Phil "Zel From Hell" Schuster:
This band became a bit more and a bit less than it originally bargained for, and really drove the point home about how being in a band is much more than just personal expression, but also defines its' own unique kind of relationship.
Not just any casual relationship, mind you - consider the symbiosis of Sisyphus and his boulder, or the bandits in John Cale's "Cable Hogue". Or perhaps, Prometheus and his eagle, the phoenix rising from the ashes, or the snake eating its' own tail. Ahhh, so many cliches, so little - errr, time...
In the beginning, Borrowed Time was a spin-off of a band called The Difference. Largely unheard of, it was a clever enough band in so many ways - perhaps in too many ways for the Mpls music scene, however.
The members of that band were Melne Murphy (guit/vox), Zel (nee Phil Schuster - guit/vox), David Hartman (bass), Tim Sexton (keys), and Ginger Kaufman (drums). Zel, Ginger, and I had previously worked together in The Sacred Version; and I was recruited as a sound engineer for The Difference. During this time, I was working with Win Patrick in the first version of Dancing In The Dark , which Melne occasionally accompanied on stage.
Tim Sexton, who would be remembered for his synth-smashing reinterpretation of Pere Ubu's "Final Solution", eventually left The Difference to pursue his own direction (which led to the formation of his long-running project, Gotterdammerung) and the remaining members of band rechristened themselves as the first incarnation of Borrowed Time - keeping me on as a sound engineer.
Toward the end of 1982, Melne was returning on a flight to Minneapolis, and noticed an interesting sign at the Mpls Airport. Construction at the airport had interrupted normal public transit routes, and a sign for MTC - the Twin Cities public transit - had been posted to inform patrons of a temporary detour. One such sign, which stated "MTC Buses are running on...." had been cleverly filled in by some prankster, with the words "Borrowed Time". Melne took one look at that sign, and was immediately convinced that the search for a new band name was over. It seems she was right about that!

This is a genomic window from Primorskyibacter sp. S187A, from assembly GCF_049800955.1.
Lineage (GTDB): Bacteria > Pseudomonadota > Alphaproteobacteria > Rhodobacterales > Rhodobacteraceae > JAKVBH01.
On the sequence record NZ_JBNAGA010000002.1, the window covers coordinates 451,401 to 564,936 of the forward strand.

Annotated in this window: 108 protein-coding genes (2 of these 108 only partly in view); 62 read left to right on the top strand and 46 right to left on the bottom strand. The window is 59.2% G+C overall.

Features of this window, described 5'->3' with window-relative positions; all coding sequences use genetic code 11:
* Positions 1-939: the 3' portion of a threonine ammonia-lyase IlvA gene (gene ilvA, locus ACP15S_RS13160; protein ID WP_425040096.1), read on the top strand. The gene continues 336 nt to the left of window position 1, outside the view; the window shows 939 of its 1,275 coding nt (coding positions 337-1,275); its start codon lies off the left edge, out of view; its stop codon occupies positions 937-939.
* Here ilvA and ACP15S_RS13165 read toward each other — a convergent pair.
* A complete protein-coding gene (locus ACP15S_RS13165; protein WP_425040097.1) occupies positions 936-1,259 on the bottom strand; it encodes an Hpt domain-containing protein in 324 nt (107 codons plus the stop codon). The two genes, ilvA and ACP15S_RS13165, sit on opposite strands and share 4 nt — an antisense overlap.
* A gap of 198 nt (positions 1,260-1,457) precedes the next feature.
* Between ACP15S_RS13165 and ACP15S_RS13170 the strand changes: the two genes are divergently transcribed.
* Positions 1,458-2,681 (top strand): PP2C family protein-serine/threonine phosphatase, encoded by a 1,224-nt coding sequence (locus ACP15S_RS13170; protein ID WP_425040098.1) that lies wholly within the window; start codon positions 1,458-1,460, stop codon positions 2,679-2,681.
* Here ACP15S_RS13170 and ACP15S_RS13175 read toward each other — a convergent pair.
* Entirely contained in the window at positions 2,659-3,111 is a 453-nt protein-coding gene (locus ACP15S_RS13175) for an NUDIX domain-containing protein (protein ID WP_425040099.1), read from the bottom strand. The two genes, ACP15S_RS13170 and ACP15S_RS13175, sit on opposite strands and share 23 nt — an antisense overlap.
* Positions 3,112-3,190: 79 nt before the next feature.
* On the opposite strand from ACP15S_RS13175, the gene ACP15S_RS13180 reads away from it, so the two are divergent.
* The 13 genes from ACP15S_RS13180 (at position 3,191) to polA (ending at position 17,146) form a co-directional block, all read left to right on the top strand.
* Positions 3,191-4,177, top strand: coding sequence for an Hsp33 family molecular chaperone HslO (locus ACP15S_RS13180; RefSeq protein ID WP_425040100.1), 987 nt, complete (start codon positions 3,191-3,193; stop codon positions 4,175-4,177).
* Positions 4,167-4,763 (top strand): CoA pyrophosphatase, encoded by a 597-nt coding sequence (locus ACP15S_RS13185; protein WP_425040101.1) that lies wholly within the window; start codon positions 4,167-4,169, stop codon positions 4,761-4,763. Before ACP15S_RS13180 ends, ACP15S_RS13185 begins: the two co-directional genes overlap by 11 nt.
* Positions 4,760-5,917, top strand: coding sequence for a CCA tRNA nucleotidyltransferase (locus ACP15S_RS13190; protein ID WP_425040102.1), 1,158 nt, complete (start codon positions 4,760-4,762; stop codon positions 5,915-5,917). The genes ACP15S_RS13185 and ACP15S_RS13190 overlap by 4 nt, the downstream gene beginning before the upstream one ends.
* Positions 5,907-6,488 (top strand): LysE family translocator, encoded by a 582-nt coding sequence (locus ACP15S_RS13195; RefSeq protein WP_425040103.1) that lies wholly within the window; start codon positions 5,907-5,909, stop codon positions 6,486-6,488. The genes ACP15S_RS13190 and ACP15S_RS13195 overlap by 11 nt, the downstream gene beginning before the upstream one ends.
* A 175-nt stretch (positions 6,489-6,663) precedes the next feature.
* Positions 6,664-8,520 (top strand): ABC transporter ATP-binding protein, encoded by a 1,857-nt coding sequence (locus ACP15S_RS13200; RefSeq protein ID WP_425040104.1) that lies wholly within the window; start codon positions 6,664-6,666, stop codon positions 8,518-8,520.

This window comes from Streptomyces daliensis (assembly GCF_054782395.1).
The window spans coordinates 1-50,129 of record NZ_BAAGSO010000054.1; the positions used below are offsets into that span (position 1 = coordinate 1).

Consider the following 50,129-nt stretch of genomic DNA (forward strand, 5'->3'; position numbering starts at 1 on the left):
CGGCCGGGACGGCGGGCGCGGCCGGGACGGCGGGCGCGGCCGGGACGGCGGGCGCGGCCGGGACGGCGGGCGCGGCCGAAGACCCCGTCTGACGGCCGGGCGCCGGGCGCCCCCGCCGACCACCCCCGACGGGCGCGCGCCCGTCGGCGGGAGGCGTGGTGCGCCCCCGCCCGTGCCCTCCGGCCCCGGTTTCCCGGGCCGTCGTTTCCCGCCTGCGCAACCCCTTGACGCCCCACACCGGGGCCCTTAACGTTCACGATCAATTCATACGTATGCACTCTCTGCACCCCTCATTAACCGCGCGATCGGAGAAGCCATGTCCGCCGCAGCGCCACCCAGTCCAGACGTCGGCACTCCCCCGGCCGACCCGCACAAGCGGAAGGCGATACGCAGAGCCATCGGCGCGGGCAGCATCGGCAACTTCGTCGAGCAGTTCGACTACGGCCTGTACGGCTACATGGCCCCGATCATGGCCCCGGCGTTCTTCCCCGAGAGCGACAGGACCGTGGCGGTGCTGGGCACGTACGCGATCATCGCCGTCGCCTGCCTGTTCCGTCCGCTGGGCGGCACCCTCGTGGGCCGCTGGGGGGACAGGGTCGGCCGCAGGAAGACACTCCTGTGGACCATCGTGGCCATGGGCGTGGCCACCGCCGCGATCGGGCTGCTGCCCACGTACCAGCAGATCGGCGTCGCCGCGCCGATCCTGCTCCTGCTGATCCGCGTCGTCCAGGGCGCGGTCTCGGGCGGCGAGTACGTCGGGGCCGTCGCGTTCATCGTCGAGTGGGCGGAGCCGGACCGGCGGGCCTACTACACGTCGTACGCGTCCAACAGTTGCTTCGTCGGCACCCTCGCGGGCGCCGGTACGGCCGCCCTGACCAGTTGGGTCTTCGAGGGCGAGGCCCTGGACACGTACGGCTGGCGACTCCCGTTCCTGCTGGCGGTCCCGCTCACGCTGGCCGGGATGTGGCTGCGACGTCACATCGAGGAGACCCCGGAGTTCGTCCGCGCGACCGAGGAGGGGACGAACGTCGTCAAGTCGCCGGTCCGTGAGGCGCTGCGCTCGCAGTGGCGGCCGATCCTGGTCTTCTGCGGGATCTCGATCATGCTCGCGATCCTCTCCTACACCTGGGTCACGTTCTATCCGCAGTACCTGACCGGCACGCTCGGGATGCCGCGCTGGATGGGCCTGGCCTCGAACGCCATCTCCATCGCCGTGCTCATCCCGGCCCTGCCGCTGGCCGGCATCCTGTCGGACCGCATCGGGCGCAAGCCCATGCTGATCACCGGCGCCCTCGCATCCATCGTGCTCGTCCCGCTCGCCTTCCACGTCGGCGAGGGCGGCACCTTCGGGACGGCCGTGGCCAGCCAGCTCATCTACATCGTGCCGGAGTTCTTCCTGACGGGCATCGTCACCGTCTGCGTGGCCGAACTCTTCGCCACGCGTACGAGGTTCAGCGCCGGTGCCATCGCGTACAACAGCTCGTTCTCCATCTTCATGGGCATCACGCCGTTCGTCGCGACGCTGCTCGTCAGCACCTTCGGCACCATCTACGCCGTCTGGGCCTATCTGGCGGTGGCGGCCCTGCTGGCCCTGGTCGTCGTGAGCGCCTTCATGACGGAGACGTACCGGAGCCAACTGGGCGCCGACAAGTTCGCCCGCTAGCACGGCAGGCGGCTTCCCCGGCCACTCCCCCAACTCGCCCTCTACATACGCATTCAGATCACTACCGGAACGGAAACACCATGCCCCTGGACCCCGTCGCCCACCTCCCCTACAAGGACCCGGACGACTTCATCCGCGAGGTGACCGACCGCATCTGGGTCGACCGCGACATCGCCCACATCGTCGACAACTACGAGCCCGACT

In January 1983, I mixed and mastered the first Borrowed Time cassette album, with the help of Colin Mansfield, who had produced the first Hüsker Dü single, "Statues". Featuring cover art by Melne, the group's self-titled 12-song debut featured cover versions of "Books", by Echo and the Bunnymen, and "The Ocean", by U2. The songwriting credits for the group's own original material were evenly split between Melne and Zel, each contributing five of their own compositions.
During this time, Melne and I worked together on a number of projects outside the group, many of which would have a long-lasting impact in terms of redefining the group's direction. A brief glimpse of this occurred at a Mpls. loft party, when I left the soundboard to join the band for an encore, an improvised song called "Jerry's Kids". I had found the lyrics scrawled on a napkin at the bar (credited to "The Creamettes"), Melne had a bombastic guitar theme just dying to become a song*, and since the crowd wanted an encore after the group had played their entire repertoire... we figured we'd have a bit of fun. We had no idea it would become indicative of the group's future sound - or just what exactly that would entail.
[* that particular theme would eventually become known as "Law Of The Land", which became a staple of latter-day sets, and something of a theme for the final incarnation of Borrowed Time.]
In less than two years, the group produced no less than seven cassette albums (and an eighth label release featuring solo material from the individual members and their friends), boasting almost as many personnel changes; among them Zel - guitar & vocal; Dave Hartman [who went on to join Machinery Hill, where he has remained through the millennium] - bass; Joe Casual [previously with The Vendettas; and we never did learn his real name] - bass; Jim Meyer - drums; Win Patrick - bass; and various other friends who joined us on stage. And of course, our trusty Dr. Rhythm drum machine.